Referring now to FIGS. 1 and 2, there is shown a preferred embodiment of a holder in accordance with the invention for displaying an array of six compact discs 10. Each disc as shown separately in FIG. 3 is formed of transparent plastic material whose recording side 10R has a spiral track that is coated with a reflective film. The unrecorded side 10U of the disc which is shown in FIG. 1 is printable. Compact disc 10 is provided with a center hub hole H so that the CD can be mounted on the spindle of an optical player to reproduce the recording.
The six CD's in the array together form a collection of recordings. By way of example, the collection is constituted by a large number of recordings made by the New York Philharmonic Orchestra, one CD containing recordings of Beethoven works, the second of Bach works, the third of Brahms works, the fourth of Mozart, the fifth of Handel and the sixth of Mahler pieces. Hence what is common to these recordings and makes the CD in the array a collection is that all of the recordings of classical compositions were made by the same great orchestra.
The holder for the array of CD's includes a rigid rectangular backboard 11 formed of plywood or similar material, having at its upper edge a pair of mounting holes 12 and 13 so that the holder can be mounted on a wall. In practice, the backboard can be placed in a rectangular frame (not shown). Laminated to the face of backboard 11 is a rectangular layer 14 of a sponge-like compressible material of uniform thickness, such as a flexible polyurethane foam of moderate density. The rectangular dimensions of layer 14 are somewhat smaller than those of the backboard to create an exposed margin on the backboard.
Adhesively bounded to the face of layer 14 is a panel 15 of flexible material, preferably constituted by two plies of paper board 15A and 15B which are laminated together to provide a panel of high strength. The thickness of the upper ply 15A matches that of a compact disc 10, the lower ply 15B being relatively thin and flexible. In practice, the lower ply may be formed by a paper sheet. This layer 14 is sandwiched between backboard 11 and panel 15.
Die cut in upper ply 15A of panel 15 is an array of set circular openings whose diameter matches that of a compact disc to form a well W for snugly nesting the CD.
Thus to install a CD10 in a well W, it is simply pressed into the well so that the periphery of the disc is frictionally engaged by the bank book of the well and the disc is therefore securely held in place. The bottom of well W is defined by a corresponding zone on the surface of the lower ply 15B underlying the upper ply 15A.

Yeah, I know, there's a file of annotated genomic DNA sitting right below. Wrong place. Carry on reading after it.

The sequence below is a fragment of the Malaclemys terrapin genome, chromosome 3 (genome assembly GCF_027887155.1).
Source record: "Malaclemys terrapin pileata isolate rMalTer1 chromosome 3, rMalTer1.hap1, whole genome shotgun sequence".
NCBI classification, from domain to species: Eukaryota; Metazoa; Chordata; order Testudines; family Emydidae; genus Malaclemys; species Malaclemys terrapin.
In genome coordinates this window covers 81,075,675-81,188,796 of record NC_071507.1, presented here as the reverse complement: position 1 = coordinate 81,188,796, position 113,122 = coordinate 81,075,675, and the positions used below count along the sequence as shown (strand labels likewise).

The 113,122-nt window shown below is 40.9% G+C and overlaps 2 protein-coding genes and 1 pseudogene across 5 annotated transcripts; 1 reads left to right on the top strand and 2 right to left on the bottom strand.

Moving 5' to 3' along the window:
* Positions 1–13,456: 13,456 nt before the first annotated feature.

The exposed, printable side 10U of each CD nested in a well W is flush with the face of ply 15A of panel 15. Printed on the face of ply 15A are graphics appropriate to the collection of recordings. Thus in the holder illustrated, printed on the exposed side of disc 10 whose other side carries recordings of Beethoven works, is a portrait of Beethoven, a portion of this portrait appearing on the disc and the remaining portion in the region of the panel surrounding the disc.
As shown in FIG. 4, that portion of the portrait of Beethoven which appears on the Beethoven disc 10 is also printed on the bottom of well W nesting this disc. Hence when the disc is removed from the well, one still sees the full portrait of Beethoven.
The graphics (not shown) which appear on the other discs and in the surrounding panel regions are appropriate to these discs. Thus printed on the Mozart disc, can be a portrait of this composer. The holder, therefore, not only displays an array of six compact discs which together form a collection, but it also presents an array of portraits of the composers whose works make up the collection.
In order to extract any disc 10 from the array so that it can be played, it is not necessary for an operator to remove the holder from the wall on which it is mounted. All the operator need do is to press in with his fingers that region of panel 15 which surrounds the compact disc selected for removal.
This finger pressure, as illustrated in FIG. 5, acts to compress the corresponding region of the compressible layer 14, thereby reducing its thickness. But the circular zone of the layer 14 which underlies the disc nested in well W remains uncompressed; and when the panel region surrounding the selected disc 10 is depressed, this action causes the disc to pop out of the well.
When the fingers are withdrawn from panel 15, layer 14 then resumes its normal thickness and one is therefore able to return the removed disc to its well simply by pressing the disc into the well.
In practice, panel 15 may be formed of cardboard having a top veneer ply of paper of high quality, the wells being die cut in the card board. In this die cut panel, in which the circular openings are open-ended, the bottom of the wells being defined by the face of the foam plastic layer 14 to which the panel is bonded.
While there has been shown a preferred embodiment of a wall hanger in accordance with the invention, it will be appreciated that many changes may be made therein without departing from the spirit of the invention. Thus instead of an array of six compact discs, the holder may be designed to accommodate a smaller or a larger array of discs.